Most population growth–due to exponential growth and high immigration–is happening (both in net increase and IMPACTS) in the 3 most populated nations on Earth: China, the U.S. and India, in that order! IT IS NOT THE POPULATION GROWTH IN DEVELOPING NATIONS, Ivan, that is our problem! (Consider, the sub-Sahal nations with a 3 percent growth rate but carbon emissions of .03 cubic tons of carbon per year, in contrast to our 18 cubic tons per-capita!)

      A child born in sub-Sahal Africa will NOT own a variety of cars, will not globetrot in jet planes, or live in a house with central air and every other “indulgence,” part of why, at one point, Britain’s ROYAL ACADEMY OF SCIENCE said that one child in a First World country was often equal to up to 60 IN A DEVELOPING NATION! Consider, just one child in the U.S. will have an annual CARBON EQUIVALENT of 3 in China, in effect, meaning that the U.S. is a carbon-equivalent nation to the 1.3 BILLION living in China, while we are the carbon-equivalent of most developing nations many times over!

      And, strange, 54 NATIONAL ACADEMIES OF SCIENCE, as far back as the 1990s, disagreed with you, saying NO environmental problems can be remedied without addressing population, though if you need some more current, roughly 19,000 CLIMATE SCIENTISTS said it in November of 2020, though Big 6 Media made darned sure NOT TO REPORT IT.. They said that to solve climate change, we MUST address population, especially in, duh, the HIGH-CARBON NATIONS, CHINA (which is losing population, fortunately), the U.S. (now one of the fastest growing nations ON EARTH) and INDIA also with a stable-to-decreasing population!

      So, Ivan, if you want to look at OVERPOPULATION, look in the mirror and stop believing Big 6 Media’s version of population! They lie!

      1. Kathleen, I thought I recognized your name. You wrote the piece in the latest NPG letter I received (Modern Megadrought). I was on the Seattle Chapters board of ZPG for 8 years and we did have some interactions with both NPG and The Sierra Club (this was back in the late 90’s and early 20000′). One comment I have made to NPG involves wording about immigrants (the issue should be about a system and not people). Continuing to refer to immigrants as illegal aliens is a conservative tactic and is unbecoming for an organization based on science. I also dislike the liberal reference of undocumented immigrants (it trivializes the issue). We have laws and people (immigrants) who break those laws should be deemed illegal immigrants. I have mentioned here and will mention again my late partner, an immigrant from Iran) once asked her 2nd graders which is more important, people or dirt? She fully understood the problems with excessive immigration. It’ not that hard. To her the systems (political and natural) should be paramount. Your article in NPG only highlighted that fact. Thank You.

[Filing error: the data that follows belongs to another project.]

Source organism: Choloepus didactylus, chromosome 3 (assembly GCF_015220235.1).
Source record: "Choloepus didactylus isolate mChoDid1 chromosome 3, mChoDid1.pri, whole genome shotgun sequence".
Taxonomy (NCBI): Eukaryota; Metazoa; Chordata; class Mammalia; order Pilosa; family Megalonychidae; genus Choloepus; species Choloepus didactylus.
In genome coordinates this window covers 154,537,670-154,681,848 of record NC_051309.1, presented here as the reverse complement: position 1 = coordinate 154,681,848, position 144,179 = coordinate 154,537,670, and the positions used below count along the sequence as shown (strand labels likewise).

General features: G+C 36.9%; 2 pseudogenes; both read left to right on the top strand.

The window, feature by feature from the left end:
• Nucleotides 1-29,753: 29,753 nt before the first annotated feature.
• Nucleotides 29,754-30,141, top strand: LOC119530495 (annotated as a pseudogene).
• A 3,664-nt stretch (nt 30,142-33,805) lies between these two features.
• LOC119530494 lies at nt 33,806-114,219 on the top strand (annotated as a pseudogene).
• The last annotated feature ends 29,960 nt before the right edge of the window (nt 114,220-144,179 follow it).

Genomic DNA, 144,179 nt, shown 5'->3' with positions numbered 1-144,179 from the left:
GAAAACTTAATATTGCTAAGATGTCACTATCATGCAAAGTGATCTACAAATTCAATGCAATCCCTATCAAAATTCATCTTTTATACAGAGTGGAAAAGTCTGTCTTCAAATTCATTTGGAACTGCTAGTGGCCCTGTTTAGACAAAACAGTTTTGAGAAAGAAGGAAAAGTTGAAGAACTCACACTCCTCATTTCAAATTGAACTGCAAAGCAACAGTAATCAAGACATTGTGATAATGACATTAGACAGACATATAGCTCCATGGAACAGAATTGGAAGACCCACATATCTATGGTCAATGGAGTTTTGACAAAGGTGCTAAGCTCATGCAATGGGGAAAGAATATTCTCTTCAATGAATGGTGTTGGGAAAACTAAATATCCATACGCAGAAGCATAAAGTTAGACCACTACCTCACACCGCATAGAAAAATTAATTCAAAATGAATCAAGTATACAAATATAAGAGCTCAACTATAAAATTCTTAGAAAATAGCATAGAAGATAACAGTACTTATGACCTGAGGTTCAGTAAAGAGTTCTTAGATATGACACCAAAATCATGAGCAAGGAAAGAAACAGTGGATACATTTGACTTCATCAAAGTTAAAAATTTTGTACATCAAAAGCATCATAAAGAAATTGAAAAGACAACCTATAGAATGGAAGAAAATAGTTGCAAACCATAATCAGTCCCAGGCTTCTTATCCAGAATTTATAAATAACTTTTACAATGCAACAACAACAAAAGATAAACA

2. it seems to me you are focusing on climate change in your reply, use of fossil fuels, but not loss of biodiversity which is related but different. England, China, India as well as Kenya and Brazil are all destroying other species to satisfy human wants. Of course fewer humans would lessen this crisis. Lifestyles can vary on carbon footprint but every human needs similar amounts of air, water, food and space to occupy.

    2. All countries are responsible for this mess, not just the “developed” ones. Should be obvious by now!
      Also, the population growth occurring in “small footprint” countries (that aren’t really small footprint a lot of the time) translates into migration and population growth in “big footprint” countries, so the two phenomena are related.

  2. P.S. A reminder of a Sierra Club bumper sticker–before they backed off the topic of population as the terms to keep a multi-million-dollar contributor happy!–that Sierra Club executive director Carl Pope, himself (before he started character assassinations of those who disagree with him on immigration, ordered the Club to print and circulate: The U.S.: THE WORLD’S MOST OVERPOPULATED NATION!